Final report for FNE17-884

Project Type: Farmer
Funds awarded in 2017: $14,975.00
Projected End Date: 12/31/2019
Grant Recipient: Golden Roots Farm
Region: Northeast
State: New York
Project Leader:
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Project Information

Summary:

The purpose of this project was to investigate whether edible weeds (wild plants that grow in tilled fields or disturbed field margins) could serve as supplemental market crops for some farmers in the Northeast. By partnering with ten farmers who have some experience incorporating wild foods into their crop plans; conducing an online farmer survey to assess interest and knowledge of edible weeds by regional growers; experimenting with edible weeds sales on our farm, and gathering information through literature review and interviews with experts, we sought to understand whether edible weeds are a sustainable, supplemental income source for some farmers.

We researched, wrote, and disseminated a PDF resource guide to help farmers sell edible weeds. The guide addressed how to harvest, price, and sell edible weeds, integrate them into a weed management plan, and incorporate them into a crop plan. By partnering with 10 farmers to collect data and conducting a survey of 119 farmers throughout the Northeast, we investigated edible weeds sales to understand best management practices and potential challenges. These findings, along with supporting educational content, made up the resource guide.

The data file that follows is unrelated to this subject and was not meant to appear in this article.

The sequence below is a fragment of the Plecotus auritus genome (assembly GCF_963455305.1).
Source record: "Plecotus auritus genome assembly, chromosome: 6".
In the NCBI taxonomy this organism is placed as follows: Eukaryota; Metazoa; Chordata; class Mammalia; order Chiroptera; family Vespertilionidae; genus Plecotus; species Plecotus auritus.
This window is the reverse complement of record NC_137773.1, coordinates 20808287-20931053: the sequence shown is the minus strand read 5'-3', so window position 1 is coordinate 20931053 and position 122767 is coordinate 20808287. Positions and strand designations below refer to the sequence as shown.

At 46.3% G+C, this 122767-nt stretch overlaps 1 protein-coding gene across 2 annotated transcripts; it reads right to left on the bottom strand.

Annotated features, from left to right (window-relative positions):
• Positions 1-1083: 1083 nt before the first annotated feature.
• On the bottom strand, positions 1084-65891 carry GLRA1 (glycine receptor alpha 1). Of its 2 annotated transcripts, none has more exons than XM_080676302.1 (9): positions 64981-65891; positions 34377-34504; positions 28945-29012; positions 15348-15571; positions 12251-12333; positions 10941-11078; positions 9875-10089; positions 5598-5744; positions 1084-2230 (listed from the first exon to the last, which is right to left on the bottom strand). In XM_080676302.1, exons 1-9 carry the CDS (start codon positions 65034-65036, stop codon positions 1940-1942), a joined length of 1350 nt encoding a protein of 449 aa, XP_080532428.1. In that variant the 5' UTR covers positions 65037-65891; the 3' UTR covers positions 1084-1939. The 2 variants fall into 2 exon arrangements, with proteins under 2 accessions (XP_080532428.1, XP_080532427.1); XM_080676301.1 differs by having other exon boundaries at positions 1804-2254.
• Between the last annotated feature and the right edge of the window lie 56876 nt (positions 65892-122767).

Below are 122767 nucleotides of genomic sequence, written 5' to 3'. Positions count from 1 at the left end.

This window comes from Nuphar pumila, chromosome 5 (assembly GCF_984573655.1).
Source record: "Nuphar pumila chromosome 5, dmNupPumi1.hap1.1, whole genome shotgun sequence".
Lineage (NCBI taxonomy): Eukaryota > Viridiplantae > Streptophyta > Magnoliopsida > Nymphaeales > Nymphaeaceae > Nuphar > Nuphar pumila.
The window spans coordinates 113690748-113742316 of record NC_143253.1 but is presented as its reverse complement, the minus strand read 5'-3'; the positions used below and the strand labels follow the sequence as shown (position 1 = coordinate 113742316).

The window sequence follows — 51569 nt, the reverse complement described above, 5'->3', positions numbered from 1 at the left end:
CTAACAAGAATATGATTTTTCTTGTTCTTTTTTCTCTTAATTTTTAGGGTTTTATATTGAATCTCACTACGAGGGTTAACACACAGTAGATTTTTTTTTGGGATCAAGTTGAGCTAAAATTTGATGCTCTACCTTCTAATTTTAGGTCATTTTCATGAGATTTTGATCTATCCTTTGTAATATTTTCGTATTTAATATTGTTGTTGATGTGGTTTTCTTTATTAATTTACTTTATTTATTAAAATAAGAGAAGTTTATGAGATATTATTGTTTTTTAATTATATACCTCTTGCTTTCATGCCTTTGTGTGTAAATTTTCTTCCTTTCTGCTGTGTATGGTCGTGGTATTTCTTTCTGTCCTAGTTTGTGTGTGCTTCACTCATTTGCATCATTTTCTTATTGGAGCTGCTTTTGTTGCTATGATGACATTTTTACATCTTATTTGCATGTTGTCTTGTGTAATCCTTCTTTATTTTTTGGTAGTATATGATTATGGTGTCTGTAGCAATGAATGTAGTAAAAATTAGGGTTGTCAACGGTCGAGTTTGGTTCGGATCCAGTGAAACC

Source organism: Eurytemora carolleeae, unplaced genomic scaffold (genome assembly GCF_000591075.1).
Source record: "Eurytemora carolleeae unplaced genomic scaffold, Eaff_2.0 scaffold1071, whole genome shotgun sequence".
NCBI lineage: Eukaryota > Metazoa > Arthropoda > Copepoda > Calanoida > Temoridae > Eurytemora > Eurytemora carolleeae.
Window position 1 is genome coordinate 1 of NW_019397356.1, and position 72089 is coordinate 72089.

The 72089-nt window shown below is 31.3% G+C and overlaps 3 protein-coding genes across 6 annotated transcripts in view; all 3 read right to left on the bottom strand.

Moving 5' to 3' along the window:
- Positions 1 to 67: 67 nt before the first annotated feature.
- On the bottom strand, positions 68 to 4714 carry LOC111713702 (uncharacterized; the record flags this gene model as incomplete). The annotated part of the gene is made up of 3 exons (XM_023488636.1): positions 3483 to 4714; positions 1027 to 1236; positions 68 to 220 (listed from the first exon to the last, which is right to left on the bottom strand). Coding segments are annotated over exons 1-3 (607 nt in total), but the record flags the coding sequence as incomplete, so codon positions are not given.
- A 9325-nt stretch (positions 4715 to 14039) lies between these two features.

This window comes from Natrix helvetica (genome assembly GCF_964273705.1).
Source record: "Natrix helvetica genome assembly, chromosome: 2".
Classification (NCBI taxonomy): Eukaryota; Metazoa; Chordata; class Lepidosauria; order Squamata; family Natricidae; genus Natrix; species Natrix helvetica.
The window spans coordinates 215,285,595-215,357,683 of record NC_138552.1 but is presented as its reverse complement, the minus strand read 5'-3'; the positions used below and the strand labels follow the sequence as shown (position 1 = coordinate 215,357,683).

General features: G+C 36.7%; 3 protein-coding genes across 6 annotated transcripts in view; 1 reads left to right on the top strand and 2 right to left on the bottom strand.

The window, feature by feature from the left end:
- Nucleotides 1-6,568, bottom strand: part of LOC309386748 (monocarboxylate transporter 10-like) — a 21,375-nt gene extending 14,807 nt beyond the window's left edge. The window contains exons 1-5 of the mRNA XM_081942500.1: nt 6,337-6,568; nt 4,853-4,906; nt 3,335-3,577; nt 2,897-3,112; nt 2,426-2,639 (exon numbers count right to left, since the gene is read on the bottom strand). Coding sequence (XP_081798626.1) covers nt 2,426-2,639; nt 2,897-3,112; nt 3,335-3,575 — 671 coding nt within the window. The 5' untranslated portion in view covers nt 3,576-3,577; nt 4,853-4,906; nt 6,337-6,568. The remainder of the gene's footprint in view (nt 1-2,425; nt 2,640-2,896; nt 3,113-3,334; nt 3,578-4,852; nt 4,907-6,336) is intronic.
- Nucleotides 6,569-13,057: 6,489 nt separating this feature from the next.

Content of the guide includes: identification guide to 14 common disturbed soil edible weeds with nutritional information, flavor descriptions and culinary uses; harvest information for wild vegetables by category: roots, shoots, leaves, flowers, fruit, seed; foraging safety and legality overview; tips on incorporating edible weeds into weed management plans; directory of resources for wild food research; wild food recipes that farmers can bring to market; case studies detailing different approaches to edible weeds on farms; interviews with agriculture and science professionals who work with wild foods; potential environmental benefits and concerns.

Overall, the project succeeded in its original goal: we researched the use and marketability of edible weeds as supplemental farm crops and created a resource guide for farmers on how and why to consider edible weeds as market crops. The guide is available online and distributed throughout the Northeast. This resource fills an information gap, as no materials for farmers who want to market edible weeds were previously available. Our biggest outreach highlight was a presentation about this project at Northeast Organic Farmers Association winter conference. Between 50 and 60 people attended the workshop. Audience members asked a lot of questions and the presenter received many positive evaluations following the talk. Outreach is ongoing, as the guide is now available as a free PDF download. The project technical advisor will be distributing a press release about the guide through Cornell Cooperative Extension outreach channels.

Project Objectives:

The main questions this project sought to address were:
-Are edible weeds a sustainable supplemental income source for farmers?
-What are the best methods of selling and managing edible weeds on farms?

Introduction:

There is growing interest among the Hudson Valley farming community to bring edible weeds to market as supplemental crops. This interest appears to be largely fueled by customers (both chefs and direct market buyers) who are increasingly more interested in and aware of wild food and foraging. The reason for this interest is varied: from healthy eating pursuits, to ecological concerns, to trends in gastronomic novelties.